Should disability be a secret?
It is estimated that around 80% of disabilities are hidden, which means, at some point in their lives, around 11 million people in the UK will decide whether to disclose their disability.
‘Disclosure’ is something I’m regularly asked to talk about, and a topic I always cover in my online training sessions. One reason for this is that there are huge benefits to encouraging disclosure, not just for the individual, but for the employer too.
Once staff members receive the support they may need, they not only become happier, more productive staff members, but they are also relieved of the stress and pressure that comes from hiding a disability. A more understanding and inclusive environment is also created, and all staff generally feel better supported.
Everyone is a winner.
In fact, a recent US study set out to prove just that and found that employees that disclose are more than twice as likely to feel happy or content at work than those who have not disclosed (65% versus 27%). They are also less likely to regularly feel nervous or anxious (18% versus 40%) or isolated (8% versus 37%).
Now, it’s usually about here that I explain exactly how you can develop a workplace culture that encourages staff to disclose their disabilities- but today I want to talk about the definition of Disclosure itself- and what it might mean to ‘disclose’.
Using the ‘D’ word
Obviously, the development of a workplace culture that is understanding and encourages staff to be open about their disability is the goal- but, to be completely honest, it’s the word ‘disclosure’ and its definition, that I personally have trouble with.
The words we choose can often have hidden meanings or connotations that demonstrate the way we, or society, feels about something. So, when it comes to discussing something as personal as disability, the word disclosure evokes a particular feeling about what the process actually is.
To make my point a little clearer, consider the following two sentences.
The slim, curious man drove an economical car.
The skinny, nosey man, drove a cheap car.
Here the same person is described twice- first positively and then negatively. Essentially, three details have been conveyed about the man, but both offer a very different description, the second taking on a much more negative view.
Now, consider the word Disclosure itself.
In the Oxford English Dictionary, Disclosure is defined as ‘the action of making new or secret information known’. Furthermore, the two examples of ‘how to use the word’ in a sentence in the Cambridge Dictionary are:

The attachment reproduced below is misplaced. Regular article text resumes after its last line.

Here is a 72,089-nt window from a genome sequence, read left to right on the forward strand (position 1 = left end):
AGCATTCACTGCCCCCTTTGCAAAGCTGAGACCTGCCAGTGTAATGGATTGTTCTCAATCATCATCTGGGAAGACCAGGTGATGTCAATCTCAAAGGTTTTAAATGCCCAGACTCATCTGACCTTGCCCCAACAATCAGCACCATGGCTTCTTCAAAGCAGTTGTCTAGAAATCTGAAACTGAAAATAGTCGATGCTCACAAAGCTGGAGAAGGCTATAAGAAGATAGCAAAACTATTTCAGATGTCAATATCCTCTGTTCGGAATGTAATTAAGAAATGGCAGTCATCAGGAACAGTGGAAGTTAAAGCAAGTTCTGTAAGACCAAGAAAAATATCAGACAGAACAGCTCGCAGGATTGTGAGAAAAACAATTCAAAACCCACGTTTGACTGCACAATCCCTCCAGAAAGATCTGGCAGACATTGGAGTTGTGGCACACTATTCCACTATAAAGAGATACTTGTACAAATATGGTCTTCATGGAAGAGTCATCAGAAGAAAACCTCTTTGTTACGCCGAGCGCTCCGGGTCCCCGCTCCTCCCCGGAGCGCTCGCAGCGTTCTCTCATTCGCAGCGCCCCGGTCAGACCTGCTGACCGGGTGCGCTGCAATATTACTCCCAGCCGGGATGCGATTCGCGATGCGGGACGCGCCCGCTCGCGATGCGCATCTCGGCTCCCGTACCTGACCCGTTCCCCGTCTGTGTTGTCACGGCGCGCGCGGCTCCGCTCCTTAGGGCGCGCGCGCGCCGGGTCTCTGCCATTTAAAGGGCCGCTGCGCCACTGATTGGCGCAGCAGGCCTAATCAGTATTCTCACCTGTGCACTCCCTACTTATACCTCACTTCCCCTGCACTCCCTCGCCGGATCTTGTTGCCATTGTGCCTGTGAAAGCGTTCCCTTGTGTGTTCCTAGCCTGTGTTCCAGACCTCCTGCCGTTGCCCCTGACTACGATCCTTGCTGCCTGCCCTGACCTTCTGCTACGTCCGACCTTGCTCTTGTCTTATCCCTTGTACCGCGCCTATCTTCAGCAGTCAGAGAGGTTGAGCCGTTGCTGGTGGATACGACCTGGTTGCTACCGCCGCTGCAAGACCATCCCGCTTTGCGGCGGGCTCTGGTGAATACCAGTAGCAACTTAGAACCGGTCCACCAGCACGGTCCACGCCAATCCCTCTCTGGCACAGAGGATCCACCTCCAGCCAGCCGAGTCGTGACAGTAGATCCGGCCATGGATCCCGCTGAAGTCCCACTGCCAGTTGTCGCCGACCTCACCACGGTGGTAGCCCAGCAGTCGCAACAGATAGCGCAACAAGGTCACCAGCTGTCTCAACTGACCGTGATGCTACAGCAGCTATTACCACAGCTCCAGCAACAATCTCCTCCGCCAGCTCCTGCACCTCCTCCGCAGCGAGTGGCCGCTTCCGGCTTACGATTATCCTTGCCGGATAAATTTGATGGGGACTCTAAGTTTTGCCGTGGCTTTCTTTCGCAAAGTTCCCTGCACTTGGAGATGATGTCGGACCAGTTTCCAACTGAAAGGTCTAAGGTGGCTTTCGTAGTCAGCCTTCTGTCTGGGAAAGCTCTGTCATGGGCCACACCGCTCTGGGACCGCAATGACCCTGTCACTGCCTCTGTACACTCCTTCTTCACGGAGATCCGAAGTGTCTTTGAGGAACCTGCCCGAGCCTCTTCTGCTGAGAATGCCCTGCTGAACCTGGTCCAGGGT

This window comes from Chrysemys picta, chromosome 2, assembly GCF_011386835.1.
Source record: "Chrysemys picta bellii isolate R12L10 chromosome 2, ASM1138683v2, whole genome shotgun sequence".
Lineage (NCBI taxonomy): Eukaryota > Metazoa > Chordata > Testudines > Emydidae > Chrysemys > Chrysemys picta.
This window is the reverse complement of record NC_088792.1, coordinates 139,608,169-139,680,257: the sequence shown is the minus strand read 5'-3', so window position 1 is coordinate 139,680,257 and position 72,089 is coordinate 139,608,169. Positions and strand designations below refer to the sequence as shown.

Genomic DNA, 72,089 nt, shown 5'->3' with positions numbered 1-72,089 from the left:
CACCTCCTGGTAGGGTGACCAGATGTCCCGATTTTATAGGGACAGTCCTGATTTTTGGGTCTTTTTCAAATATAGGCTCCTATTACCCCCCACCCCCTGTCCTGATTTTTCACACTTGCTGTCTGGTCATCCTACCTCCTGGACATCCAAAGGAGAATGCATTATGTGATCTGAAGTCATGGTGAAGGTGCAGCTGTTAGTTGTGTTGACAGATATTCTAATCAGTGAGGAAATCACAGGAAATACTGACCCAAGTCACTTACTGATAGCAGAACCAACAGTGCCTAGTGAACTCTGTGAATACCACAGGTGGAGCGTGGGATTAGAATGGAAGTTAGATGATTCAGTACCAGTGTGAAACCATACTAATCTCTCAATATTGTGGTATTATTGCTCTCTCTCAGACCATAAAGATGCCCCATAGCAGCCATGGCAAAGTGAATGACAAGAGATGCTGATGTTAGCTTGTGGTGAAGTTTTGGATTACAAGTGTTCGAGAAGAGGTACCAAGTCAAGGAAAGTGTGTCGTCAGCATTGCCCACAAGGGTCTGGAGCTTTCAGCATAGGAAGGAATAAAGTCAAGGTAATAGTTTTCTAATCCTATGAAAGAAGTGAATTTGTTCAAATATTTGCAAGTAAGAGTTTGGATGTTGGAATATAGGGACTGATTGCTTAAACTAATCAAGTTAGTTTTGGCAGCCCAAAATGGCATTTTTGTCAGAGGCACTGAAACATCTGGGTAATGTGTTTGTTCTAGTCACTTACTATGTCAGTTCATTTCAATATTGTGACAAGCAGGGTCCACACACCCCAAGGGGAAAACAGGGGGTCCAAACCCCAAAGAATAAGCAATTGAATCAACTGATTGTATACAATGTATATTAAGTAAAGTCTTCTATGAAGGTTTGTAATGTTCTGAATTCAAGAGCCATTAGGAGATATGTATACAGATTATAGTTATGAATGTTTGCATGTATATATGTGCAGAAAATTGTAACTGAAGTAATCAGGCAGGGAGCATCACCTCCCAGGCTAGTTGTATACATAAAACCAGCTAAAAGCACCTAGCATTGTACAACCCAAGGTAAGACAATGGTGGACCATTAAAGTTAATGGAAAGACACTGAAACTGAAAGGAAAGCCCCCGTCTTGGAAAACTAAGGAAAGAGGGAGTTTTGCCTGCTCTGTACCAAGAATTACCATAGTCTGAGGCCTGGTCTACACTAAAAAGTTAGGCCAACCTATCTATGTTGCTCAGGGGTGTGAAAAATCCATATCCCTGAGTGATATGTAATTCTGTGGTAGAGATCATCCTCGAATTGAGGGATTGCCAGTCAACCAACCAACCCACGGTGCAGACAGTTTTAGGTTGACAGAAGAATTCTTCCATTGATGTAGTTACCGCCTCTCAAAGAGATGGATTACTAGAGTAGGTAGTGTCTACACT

“Any public disclosure of this information would be very damaging to the company.”
“The newspaper made damaging disclosures of management incompetence.”
Now, it doesn’t take a genius to recognise the negative connotations of the word in both the definition, and examples of its use.
If I’m honest, as a person with a disability, the word has always bothered me as it implies that something bad is being hidden, that a person has a dark secret and is concealing it, but realistically, if an employer has an open and inclusive workplace culture, secrecy and concealment won’t ever be necessary.
So, you might say, when talking about disability and disclosure, the ‘d’ word sets us on a bad footing from the get-go.
Creating a cultural shift
Whether or not to disclose a hidden disability can be a big decision for a person. Often, people with hidden disabilities may feel that disclosing this information is too personal, and they may be hesitant or worry that colleagues and managers may ask questions or offer unwanted sympathy and attention. They may even fear workplace discrimination and worry that they may be treated differently or stigmatised. Worse still, people may fear that disclosing a disability at the application stage could prevent them from getting the job at all.
Having recently provided disability awareness training to a significantly large organisation, I was shocked to discover that the number of workers with disabilities was as low as 1%. This would lead one to believe that, (given the size of the organisation) it’s much more likely that there are particular issues centred around staff openness and how they feel their disability may be received.
If people are reluctant to talk about having a disability, there’s likely to be a reason- and a lack of disability awareness in the workplace, is usually somewhere at the heart of this problem.
Raising awareness alone encourages people to be confident and comfortable disclosing and discussing their disabilities, helping colleagues to be more understanding, whilst also helping people with disabilities to gain the support they need to improve their working lives. To give an example, when I train larger groups of staff and ask if there is anyone present that has a disability, very often someone will raise their hand- to the great surprise of their colleagues. I always find that satisfying as it says to me that, just by properly discussing disability in a single training session, people are already feeling more comfortable talking about and even revealing their own. This is demonstrated clearly here in Bascule’s case study featuring Critical Software.
So, maybe it’s time we reassessed the term, dropped the negative connotations, and subsequently, altered our approach to what it is we call ‘disclosure’?
Maybe we begin by simply talking openly about disability, and truly raising awareness by further developing inclusivity in our workplaces and gaining a clearer understanding of disability itself.
Maybe we should simply ask how someone can bring their best self to work instead?